1) As in the DCNR document “Guidelines for Administering Oil & Gas Activity on State Forest Lands” (revised 2013) the State Forest Resource Management Plan should clearly define and delineate the distinctions between ecological restoration and land reclamation. True ecological restoration replaces the full suite of structural and functional values that existed in the biotic community prior to site disturbance. Reclamation, in contrast, merely attempts to stabilize the site against soil erosion by planting an early successional palate of forbs and grasses. 
2) According to the DCNR’s 2014 Shale Gas Monitoring Report ecological restoration has not occurred on any shale gas infrastructure site. The report also documented a loss of 9,242 acres of core forest. In order to protect the ecological integrity and future resiliency of our state forest ecological restoration should be a stated goal under the Geologic Resources Management Principle. 
3) As an objective under the ecological restoration goal - No shale gas infrastructure should be allowed to be developed within a currently forested system without an approved ecological restoration plan in place. Such a plan must utilize a local reference ecosystem as a template, include detailed projections for budget and implementation, and require active monitoring and maintenance until closed canopy conditions are achieved.

The DCNR relies heavily on the concept of adaptive management - monitoring the impacts of shale gas development and subsequently adjusting management guidelines based upon the results of this monitoring (Geologic Resources, Goal #4, Objectives 4.2, 4.4, 4.5) Unfortunately adaptive management is inadequate when dealing with non-linear systems that may be subject to threshold levels of change. An ecological system may respond to a disturbance with a sudden, catastrophic shift to a new baseline state without displaying gradual and detectable indicators of change. After breaching the threshold the energy inputs required to reestablish the original conditions may be so high as to preclude correction. Adaptive management is ill-suited to this type of non-linear dynamics.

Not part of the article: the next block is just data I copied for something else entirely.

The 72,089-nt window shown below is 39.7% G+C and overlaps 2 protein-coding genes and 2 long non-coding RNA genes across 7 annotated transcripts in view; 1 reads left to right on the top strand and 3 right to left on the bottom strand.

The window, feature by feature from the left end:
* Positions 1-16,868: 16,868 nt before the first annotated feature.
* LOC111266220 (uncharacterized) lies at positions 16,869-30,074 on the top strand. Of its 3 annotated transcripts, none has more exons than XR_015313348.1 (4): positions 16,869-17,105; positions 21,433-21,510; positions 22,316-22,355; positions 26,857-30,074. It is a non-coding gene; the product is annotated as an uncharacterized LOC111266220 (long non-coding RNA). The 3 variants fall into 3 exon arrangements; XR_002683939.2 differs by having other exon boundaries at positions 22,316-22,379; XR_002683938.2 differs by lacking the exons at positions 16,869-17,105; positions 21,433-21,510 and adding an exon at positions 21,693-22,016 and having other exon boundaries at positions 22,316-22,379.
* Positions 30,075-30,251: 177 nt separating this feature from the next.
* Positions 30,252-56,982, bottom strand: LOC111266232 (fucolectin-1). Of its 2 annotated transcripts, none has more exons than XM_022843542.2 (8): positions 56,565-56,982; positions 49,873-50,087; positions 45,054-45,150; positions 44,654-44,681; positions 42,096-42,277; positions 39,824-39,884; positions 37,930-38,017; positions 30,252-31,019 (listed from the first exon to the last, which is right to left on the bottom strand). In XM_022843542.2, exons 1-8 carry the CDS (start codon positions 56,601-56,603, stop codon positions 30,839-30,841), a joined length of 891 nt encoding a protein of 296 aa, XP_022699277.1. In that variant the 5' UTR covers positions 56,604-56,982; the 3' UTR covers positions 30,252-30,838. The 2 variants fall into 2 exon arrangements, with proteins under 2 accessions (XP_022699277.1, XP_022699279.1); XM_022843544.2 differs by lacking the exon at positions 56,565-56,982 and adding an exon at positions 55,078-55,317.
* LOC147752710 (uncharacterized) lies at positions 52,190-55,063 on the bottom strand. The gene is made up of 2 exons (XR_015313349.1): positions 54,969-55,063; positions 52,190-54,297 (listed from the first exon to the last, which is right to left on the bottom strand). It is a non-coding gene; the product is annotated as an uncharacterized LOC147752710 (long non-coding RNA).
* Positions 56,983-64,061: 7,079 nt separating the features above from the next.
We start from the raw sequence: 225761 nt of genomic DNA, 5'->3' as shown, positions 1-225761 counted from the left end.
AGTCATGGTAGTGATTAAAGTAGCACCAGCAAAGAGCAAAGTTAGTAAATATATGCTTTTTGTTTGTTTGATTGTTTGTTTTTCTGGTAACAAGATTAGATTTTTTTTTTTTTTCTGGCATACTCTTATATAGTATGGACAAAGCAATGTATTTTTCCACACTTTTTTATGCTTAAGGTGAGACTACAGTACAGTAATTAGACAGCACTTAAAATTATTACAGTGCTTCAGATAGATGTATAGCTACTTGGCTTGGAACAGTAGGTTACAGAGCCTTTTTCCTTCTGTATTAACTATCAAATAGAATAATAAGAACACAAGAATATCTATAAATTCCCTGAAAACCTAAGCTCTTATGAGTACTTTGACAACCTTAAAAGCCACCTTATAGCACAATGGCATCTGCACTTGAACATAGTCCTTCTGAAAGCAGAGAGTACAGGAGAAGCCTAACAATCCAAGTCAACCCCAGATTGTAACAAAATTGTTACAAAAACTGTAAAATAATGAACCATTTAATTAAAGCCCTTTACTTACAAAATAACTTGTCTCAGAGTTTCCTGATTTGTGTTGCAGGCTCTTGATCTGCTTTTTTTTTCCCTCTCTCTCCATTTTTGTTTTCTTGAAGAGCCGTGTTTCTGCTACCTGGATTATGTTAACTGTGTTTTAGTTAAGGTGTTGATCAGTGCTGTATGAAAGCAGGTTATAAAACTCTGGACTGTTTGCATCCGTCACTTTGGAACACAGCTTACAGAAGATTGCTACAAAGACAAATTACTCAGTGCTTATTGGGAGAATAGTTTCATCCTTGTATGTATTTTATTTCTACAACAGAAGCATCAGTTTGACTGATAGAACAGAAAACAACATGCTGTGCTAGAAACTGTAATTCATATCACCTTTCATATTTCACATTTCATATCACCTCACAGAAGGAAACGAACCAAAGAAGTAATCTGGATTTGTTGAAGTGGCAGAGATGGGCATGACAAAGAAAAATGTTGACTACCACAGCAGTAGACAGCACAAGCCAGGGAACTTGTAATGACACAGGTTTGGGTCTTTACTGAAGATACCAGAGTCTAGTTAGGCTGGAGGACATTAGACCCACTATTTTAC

1) The use of the Precautionary Principle should be adopted as a key objective under Geologic Resources Goal #4. Currently not mentioned anywhere within the Draft State Forest Management Plan, the Precautionary Principle places the burden of proof to show an action will result in no significant harm upon the agent wishing to undertake that action. When the scientific data is not available regarding baseline conditions or ecosystem response, the action should not be allowed to occur. For example – no gas infrastructure should be allowed to be placed within watersheds with class A and wilderness trout streams until the Pennsylvania Fish & Boat Commission has completed its statewide assessment of previously unassessed waters.


The climatic change associated with anthropogenic greenhouse gas emissions threatens to radically complicate the science of natural resource management. Cascading ecological impacts are likely as the phenology of both plant and animal lifecycles is disrupted. Spatial shifts in the natural range of forest species should be anticipated, as should be the challenges associated with increasing incursions of invasive species. The DCNR is to be applauded for incorporating goals and objectives with respect to climate change in the Draft State Forest Management Plan.